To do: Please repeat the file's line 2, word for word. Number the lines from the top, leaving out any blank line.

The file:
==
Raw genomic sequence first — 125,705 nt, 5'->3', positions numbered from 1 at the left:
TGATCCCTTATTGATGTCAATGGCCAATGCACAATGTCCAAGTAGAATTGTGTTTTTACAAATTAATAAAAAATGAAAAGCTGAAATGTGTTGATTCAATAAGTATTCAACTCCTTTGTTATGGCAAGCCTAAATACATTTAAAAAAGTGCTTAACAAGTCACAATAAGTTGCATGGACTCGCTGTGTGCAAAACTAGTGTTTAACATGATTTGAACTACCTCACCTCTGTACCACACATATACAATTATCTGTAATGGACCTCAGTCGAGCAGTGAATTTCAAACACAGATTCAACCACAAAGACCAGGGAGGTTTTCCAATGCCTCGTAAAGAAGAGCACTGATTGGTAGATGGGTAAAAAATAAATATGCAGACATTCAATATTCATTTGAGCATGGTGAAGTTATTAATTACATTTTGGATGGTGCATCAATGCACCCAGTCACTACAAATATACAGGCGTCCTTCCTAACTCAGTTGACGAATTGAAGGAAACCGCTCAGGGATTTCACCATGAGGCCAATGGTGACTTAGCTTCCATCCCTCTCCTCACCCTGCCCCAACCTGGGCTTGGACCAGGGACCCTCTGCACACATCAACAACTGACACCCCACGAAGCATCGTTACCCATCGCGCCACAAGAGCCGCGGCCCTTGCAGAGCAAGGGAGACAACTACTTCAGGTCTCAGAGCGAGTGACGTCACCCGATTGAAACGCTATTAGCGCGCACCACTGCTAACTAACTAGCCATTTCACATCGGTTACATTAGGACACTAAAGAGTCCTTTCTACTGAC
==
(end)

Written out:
TGATCCCTTATTGATGTCAATGGCCAATGCACAATGTCCAAGTAGAATTGTGTTTTTACAAATTAATAAAAAATGAAAAGCTGAAATGTGTTGATTCAATAAGTATTCAACTCCTTTGTTATGGCAAGCCTAAATACATTTAAAAAAGTGCTTAACAAGTCACAATAAGTTGCATGGACTCGCTGTGTGCAAAACTAGTGTTTAACATGATTTGAACTACCTCACCTCTGTACCACACATATACAATTATCTGTAATGGACCTCAGTCGAGCAGTGAATTTCAAACACAGATTCAACCACAAAGACCAGGGAGGTTTTCCAATGCCTCGTAAAGAAGAGCACTGATTGGTAGATGGGTAAAAAATAAATATGCAGACATTCAATATTCATTTGAGCATGGTGAAGTTATTAATTACATTTTGGATGGTGCATCAATGCACCCAGTCACTACAAATATACAGGCGTCCTTCCTAACTCAGTTGACGAATTGAAGGAAACCGCTCAGGGATTTCACCATGAGGCCAATGGTGACTTAGCTTCCATCCCTCTCCTCACCCTGCCCCAACCTGGGCTTGGACCAGGGACCCTCTGCACACATCAACAACTGACACCCCACGAAGCATCGTTACCCATCGCGCCACAAGAGCCGCGGCCCTTGCAGAGCAAGGGAGACAACTACTTCAGGTCTCAGAGCGAGTGACGTCACCCGATTGAAACGCTATTAGCGCGCACCACTGCTAACTAACTAGCCATTTCACATCGGTTACATTAGGACACTAAAGAGTCCTTTCTACTGAC